“Consider the ministry. You will have lots of time for reading, and will be able to run your own show by thirty.” Such was the claim made by the Rev. David Ashforth, coordinator of the West London Chaplaincy, an ecumenical student ministry at various colleges in West London (UK), including my own Royal College of Music, in the late 1970s. His hope was that at least a few of us students might consider post-graduate study in theology and possibly ordination. Most would continue in sciences, mining, engineering or as with myself in the arts. David made his appeal at a time when many churches in Western Europe and North American still had buildings and could financially support the staff to run their programmes. There was an inkling however, even then, that things were about to change.
Today in Western Canada the consequences for churches — of declining membership, diminished wealth, of less social interest and leadership — are clearly evident. Ours is anything but a Christian Age – “Spiritual but not religious” is a common mantra. The reputation of all Christian churches is marred by abuses of power — the number of inter-personal boundary violations by ordained and lay leaders are too many to count. Institutional systemic racism plagues all denominations. Archbishop David Crawley told a clergy conference in the Diocese of BC in 1990 that “the legacy of the residential schools will change the face of the Canadian Church forever.” He was right. Numerous sociological studies describe the huge influence of neoliberal individualism. Church attendance is less motivated by institutional connection and loyalty. The new consumerist model looks more like pay as you go, and pay only when you go, if you go at all.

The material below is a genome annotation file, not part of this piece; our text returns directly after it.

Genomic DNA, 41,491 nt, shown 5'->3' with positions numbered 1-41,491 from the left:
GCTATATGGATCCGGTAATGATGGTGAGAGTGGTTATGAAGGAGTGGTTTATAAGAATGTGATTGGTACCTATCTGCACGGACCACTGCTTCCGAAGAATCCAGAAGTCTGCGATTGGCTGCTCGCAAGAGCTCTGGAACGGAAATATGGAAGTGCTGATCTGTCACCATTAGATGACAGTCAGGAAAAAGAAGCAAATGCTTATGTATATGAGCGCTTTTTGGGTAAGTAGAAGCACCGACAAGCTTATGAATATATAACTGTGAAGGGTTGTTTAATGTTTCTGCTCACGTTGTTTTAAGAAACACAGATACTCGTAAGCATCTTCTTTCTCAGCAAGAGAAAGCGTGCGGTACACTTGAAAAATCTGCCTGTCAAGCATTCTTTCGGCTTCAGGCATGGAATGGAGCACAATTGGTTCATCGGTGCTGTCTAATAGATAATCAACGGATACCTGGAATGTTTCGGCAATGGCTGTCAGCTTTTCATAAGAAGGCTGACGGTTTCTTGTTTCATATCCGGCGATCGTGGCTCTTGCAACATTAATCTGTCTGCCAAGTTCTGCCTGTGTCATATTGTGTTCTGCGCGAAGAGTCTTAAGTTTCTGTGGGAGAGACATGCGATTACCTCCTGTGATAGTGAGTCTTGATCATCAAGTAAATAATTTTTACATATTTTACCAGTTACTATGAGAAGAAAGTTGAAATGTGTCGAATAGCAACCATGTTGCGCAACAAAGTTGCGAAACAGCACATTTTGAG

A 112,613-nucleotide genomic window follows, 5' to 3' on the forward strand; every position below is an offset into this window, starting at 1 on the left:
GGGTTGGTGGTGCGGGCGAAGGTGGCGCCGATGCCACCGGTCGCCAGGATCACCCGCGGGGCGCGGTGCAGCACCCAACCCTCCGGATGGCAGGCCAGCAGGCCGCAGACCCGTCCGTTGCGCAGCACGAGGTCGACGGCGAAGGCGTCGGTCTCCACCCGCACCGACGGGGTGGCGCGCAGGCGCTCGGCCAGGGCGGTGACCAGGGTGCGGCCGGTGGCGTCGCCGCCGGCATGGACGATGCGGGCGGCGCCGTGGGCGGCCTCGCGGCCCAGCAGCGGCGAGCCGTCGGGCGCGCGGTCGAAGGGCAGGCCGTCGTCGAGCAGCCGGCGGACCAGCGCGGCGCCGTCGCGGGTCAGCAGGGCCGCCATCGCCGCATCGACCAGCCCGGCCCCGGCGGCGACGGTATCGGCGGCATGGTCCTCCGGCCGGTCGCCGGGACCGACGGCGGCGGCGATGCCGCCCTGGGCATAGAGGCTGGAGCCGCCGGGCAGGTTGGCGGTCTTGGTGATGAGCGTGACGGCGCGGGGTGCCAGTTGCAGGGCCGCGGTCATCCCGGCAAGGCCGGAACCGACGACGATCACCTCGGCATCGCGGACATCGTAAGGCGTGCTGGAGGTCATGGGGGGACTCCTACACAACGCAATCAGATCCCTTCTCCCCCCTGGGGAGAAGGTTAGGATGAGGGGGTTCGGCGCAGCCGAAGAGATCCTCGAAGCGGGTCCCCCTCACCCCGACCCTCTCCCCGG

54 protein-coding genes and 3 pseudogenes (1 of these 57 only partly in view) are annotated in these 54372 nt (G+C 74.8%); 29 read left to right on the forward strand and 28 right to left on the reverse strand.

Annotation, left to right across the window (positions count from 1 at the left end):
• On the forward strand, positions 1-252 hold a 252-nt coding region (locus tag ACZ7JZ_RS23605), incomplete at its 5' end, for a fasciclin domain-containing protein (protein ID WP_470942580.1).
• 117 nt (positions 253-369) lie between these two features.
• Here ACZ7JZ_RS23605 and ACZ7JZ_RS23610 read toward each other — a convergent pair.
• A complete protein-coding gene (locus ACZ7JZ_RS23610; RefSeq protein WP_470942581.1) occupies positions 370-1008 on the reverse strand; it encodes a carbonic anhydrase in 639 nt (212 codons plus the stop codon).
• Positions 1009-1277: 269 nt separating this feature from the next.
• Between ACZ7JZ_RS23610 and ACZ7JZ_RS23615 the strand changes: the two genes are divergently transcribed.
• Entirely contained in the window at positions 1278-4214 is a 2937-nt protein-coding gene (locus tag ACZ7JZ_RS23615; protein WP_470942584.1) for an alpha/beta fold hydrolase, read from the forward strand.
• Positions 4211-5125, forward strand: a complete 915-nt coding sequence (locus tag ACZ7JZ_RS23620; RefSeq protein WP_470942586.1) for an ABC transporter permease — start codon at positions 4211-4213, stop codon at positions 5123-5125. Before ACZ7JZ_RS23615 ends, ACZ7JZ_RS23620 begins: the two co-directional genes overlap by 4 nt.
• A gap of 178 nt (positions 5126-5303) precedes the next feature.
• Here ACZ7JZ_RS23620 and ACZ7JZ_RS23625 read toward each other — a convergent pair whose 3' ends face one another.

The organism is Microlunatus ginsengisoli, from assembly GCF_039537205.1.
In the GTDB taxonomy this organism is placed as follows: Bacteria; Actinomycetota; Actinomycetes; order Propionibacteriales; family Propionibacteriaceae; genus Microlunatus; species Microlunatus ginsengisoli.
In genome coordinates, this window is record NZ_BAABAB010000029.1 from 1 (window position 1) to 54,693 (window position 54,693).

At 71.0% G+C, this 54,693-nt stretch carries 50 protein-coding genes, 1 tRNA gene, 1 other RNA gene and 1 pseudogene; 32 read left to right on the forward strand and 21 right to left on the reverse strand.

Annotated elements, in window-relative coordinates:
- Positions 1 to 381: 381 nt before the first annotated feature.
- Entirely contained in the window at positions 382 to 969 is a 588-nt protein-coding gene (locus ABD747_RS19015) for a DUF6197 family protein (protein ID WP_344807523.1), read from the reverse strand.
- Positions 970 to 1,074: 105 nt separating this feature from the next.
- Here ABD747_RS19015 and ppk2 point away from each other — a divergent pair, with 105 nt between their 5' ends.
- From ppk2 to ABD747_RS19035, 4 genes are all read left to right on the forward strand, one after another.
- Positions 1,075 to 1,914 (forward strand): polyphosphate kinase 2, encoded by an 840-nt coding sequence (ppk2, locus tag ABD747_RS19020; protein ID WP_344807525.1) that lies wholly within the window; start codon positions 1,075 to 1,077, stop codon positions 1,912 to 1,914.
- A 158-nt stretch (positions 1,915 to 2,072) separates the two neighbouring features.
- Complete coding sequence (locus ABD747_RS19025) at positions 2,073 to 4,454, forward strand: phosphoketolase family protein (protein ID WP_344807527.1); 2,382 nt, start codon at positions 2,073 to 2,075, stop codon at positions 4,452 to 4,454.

The Anglican Diocese of Kootenay has just released a report, one of many such products developed in other places and at other times, which demands a critical review of how we do ministry as Anglicans in the Southern BC interior. In this important review of our structures, the report takes a diocesan-level view of our shared community life, which includes individual parishes such as my own here in Summerland.
St. Stephen’s is a lovely 1910 field-stone building that takes as its visual colonial identity the shape and style of a particular English parish church. God save the King. Joined to a modern and well-designed hall/Christian education centre it is located at a prominent downtown location in our little town of some 11,000 residents. As I mentioned above, I was both priest and rector here in times past. I inherited a congregation then fixed in tradition, fed by a stable though rigid experience of being church, unable at that time to engage a new generation of faith community seekers. My challenge was to balance what was familiar and life-giving to many, with a progressive and dynamic engagement with God-in-Christ. From where I sat, Prayer Book people needed to become (in Archbishop Michael Curry’s words) Jesus people.